Three-Dimensional Elasticity Solution for the Buckling of Transversely Isotropic Rods: The Euler Load Revisited

[+] Author and Article Information
G. A. Kardomateas

School of Aerospace Engineering, Georgia Institute of Technology, Atlanta, GA 30332-0150

J. Appl. Mech 62(2), 346-355 (Jun 01, 1995) (10 pages) doi:10.1115/1.2895937 History: Received June 20, 1994; Revised October 27, 1994; Online October 30, 2007


The bifurcation of equilibrium of a compressed transversely isotropic bar is investigated by using a three-dimensional elasticity formulation. In this manner, an assessment of the thickness effects can be accurately performed. For isotropic rods of circular cross-section, the bifurcation value of the compressive force turns out to coincide with the Euler critical load for values of the length-over-radius ratio approximately greater than 15. The elasticity approach predicts always a lower (than the Euler value) critical load for isotropic bodies; the two examples of transversely isotropic bodies considered show also a lower critical load in comparison with the Euler value based on the axial modulus, and the reduction is larger than the one corresponding to isotropic rods with the same length over radius ratio. However, for the isotropic material, both Timoshenko’s formulas for transverse shear correction are conservative; i.e., they predict a lower critical load than the elasticity solution. For a generally transversely isotropic material only the first Timoshenko shear correction formula proved to be a conservative estimate in all cases considered. However, in all cases considered, the second estimate is always closer to the elasticity solution than the first one and therefore, a more precise estimate of the transverse shear effects. Furthermore, by performing a series expansion of the terms of the resulting characteristic equation from the elasticity formulation for the isotropic case, the Euler load is proven to be the solution in the first approximation; consideration of the second approximation gives a direct expression for the correction to the Euler load, therefore defining a new, revised, yet simple formula for column buckling. Finally, the examination of a rod with different end conditions, namely a pinned-pinned rod, shows that the thickness effects depend also on the end fixity.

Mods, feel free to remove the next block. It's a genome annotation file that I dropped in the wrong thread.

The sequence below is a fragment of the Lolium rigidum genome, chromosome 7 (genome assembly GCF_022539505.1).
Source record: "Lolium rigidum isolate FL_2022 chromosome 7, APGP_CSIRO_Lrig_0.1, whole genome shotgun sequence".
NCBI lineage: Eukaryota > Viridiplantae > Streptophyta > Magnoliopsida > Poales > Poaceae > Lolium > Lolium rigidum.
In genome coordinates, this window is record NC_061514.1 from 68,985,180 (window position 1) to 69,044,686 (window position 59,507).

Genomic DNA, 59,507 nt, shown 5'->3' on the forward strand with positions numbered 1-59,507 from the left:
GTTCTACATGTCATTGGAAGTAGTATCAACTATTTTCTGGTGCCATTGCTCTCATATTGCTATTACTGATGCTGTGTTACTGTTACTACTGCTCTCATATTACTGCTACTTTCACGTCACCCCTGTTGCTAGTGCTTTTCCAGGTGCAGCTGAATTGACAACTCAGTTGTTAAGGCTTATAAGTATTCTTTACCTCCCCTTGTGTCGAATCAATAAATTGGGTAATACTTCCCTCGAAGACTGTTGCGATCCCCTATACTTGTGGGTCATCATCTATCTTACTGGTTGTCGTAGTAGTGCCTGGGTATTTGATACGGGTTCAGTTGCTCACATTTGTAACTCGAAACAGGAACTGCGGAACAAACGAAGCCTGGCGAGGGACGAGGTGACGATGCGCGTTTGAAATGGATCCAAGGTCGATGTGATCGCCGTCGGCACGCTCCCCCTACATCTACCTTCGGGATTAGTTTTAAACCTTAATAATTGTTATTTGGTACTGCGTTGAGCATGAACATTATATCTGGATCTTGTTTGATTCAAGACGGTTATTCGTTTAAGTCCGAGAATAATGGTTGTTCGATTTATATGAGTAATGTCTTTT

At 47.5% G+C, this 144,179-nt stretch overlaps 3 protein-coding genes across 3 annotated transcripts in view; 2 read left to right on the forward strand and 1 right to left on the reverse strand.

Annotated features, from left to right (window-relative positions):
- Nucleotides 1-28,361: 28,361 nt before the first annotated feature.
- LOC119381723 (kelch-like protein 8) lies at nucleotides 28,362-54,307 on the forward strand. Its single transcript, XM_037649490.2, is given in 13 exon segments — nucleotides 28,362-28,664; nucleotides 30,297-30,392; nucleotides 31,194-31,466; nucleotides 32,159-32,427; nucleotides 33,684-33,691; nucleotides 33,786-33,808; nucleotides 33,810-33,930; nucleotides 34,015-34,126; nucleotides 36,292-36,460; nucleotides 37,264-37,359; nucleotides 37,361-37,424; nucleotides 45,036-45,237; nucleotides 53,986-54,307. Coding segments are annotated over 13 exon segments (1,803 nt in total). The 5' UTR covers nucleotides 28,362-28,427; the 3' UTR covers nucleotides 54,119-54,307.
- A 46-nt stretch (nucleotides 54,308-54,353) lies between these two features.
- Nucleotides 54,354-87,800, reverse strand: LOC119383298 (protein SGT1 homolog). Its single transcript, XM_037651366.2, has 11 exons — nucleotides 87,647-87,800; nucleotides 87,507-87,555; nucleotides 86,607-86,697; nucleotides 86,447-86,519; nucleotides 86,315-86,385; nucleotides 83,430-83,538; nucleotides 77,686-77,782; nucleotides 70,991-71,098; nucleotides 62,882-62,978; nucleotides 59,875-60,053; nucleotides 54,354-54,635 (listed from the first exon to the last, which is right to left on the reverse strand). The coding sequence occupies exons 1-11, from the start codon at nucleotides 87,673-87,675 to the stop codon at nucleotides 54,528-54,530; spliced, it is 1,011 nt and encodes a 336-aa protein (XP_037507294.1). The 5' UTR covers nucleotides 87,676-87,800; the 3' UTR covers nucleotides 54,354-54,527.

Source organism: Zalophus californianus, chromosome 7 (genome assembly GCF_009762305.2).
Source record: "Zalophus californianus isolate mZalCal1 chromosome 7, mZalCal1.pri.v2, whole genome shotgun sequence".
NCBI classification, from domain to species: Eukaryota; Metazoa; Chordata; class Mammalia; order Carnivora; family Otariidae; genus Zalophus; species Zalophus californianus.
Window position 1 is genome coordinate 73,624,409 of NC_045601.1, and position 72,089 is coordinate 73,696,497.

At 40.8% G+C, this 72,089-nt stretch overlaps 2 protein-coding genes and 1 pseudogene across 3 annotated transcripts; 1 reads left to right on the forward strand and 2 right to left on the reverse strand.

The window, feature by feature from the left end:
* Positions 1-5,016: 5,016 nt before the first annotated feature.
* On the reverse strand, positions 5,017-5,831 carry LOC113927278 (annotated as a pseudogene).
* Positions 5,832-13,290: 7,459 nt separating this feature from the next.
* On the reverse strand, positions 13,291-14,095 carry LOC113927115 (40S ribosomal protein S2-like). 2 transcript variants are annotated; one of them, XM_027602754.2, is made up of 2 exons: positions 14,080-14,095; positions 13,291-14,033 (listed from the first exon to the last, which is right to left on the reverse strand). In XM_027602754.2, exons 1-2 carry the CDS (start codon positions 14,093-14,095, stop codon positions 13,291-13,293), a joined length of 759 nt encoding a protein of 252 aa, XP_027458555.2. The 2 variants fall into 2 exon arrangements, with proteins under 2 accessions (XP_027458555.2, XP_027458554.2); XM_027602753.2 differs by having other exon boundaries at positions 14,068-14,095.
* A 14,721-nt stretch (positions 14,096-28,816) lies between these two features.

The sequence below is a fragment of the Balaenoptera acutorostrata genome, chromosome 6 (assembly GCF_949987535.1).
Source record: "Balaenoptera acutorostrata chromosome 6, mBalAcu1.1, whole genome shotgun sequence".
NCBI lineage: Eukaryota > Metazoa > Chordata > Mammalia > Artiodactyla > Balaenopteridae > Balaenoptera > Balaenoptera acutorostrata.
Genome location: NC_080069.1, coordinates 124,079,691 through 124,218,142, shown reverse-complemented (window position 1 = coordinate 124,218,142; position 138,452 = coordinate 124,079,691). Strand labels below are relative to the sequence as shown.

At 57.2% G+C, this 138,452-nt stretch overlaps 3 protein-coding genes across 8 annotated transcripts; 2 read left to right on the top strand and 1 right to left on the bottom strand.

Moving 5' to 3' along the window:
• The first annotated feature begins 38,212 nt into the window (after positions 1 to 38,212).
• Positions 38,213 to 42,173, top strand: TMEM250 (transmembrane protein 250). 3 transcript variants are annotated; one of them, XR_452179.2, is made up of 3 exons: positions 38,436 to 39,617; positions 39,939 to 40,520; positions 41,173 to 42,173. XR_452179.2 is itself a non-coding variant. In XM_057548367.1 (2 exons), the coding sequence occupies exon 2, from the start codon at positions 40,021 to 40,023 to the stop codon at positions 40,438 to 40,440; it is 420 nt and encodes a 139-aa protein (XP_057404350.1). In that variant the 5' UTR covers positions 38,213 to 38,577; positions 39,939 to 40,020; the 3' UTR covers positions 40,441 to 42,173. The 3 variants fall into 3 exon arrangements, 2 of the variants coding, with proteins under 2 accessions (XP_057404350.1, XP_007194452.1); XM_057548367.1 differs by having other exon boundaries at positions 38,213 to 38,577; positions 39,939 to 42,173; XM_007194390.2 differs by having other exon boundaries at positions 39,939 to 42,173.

Copyright © 1995 by The American Society of Mechanical Engineers
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